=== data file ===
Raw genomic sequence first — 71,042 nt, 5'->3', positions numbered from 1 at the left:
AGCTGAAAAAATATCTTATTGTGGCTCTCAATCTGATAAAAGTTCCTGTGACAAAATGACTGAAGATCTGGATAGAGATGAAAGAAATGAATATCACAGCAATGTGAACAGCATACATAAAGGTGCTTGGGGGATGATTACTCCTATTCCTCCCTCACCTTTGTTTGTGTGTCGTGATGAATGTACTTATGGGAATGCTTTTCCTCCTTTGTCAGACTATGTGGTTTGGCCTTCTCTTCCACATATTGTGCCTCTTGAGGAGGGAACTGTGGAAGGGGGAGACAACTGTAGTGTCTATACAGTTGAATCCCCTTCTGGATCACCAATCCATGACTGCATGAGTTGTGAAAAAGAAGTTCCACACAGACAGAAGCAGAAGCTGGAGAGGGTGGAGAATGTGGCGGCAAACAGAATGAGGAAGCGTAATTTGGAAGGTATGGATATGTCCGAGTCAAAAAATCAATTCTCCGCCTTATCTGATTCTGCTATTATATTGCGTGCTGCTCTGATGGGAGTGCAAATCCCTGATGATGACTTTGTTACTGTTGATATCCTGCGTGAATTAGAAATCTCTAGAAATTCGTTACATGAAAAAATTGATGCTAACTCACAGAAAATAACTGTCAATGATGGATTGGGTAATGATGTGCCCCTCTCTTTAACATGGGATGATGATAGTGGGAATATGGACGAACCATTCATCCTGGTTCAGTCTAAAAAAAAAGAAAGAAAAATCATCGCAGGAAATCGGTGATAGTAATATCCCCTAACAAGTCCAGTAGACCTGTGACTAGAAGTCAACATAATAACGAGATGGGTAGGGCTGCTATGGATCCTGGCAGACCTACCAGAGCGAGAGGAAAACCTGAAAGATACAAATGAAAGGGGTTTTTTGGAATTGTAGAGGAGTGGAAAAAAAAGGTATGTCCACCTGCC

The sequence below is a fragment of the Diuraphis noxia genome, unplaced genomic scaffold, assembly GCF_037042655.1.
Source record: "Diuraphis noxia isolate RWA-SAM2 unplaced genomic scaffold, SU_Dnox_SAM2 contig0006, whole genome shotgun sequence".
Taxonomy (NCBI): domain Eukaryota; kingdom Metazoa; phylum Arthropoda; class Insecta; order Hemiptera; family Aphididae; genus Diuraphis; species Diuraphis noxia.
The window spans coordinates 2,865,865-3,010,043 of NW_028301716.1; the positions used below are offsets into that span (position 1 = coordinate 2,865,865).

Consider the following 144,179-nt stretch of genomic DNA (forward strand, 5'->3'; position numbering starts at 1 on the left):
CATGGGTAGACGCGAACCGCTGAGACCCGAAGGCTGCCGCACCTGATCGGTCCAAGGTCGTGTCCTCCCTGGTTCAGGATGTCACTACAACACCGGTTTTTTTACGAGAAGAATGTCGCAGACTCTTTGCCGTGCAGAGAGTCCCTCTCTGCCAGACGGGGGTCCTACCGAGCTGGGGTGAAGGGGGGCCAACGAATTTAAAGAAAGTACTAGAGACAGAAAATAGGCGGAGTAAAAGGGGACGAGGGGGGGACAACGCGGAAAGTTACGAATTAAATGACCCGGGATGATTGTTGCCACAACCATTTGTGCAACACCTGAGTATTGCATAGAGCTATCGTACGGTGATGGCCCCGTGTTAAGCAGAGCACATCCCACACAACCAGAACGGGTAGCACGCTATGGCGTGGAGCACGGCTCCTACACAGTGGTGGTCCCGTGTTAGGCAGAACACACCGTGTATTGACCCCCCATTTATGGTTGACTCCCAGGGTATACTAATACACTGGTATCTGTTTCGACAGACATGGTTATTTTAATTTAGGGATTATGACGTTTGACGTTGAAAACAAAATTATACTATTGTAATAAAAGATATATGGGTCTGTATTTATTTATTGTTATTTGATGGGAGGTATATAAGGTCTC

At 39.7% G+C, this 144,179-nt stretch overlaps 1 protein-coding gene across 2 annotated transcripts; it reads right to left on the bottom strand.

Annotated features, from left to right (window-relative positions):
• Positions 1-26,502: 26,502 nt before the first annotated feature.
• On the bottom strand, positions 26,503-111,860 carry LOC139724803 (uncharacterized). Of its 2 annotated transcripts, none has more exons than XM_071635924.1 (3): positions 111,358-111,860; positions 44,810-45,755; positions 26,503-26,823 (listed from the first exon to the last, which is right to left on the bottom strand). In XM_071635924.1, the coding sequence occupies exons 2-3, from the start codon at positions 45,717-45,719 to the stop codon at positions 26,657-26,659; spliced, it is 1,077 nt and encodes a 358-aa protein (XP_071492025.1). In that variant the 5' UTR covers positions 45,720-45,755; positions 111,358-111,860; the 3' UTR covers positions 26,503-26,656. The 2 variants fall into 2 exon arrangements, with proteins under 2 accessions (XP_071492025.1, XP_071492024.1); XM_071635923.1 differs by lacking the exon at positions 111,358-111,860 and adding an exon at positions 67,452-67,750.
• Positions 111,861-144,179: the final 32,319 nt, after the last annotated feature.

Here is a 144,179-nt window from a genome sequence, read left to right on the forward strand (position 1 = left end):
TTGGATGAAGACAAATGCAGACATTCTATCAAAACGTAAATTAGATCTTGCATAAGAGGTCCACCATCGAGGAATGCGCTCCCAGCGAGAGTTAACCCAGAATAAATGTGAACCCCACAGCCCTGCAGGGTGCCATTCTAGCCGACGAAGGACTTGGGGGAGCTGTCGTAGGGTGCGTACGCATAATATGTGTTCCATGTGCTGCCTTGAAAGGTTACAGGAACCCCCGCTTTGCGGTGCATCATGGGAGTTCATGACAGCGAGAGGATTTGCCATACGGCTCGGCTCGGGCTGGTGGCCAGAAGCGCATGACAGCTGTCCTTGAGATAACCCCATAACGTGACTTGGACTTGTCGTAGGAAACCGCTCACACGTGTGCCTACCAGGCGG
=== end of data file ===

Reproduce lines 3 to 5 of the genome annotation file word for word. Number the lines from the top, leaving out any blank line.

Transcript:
The sequence below is a fragment of the Diuraphis noxia genome, unplaced genomic scaffold, assembly GCF_037042655.1.
Source record: "Diuraphis noxia isolate RWA-SAM2 unplaced genomic scaffold, SU_Dnox_SAM2 contig0006, whole genome shotgun sequence".
Taxonomy (NCBI): domain Eukaryota; kingdom Metazoa; phylum Arthropoda; class Insecta; order Hemiptera; family Aphididae; genus Diuraphis; species Diuraphis noxia.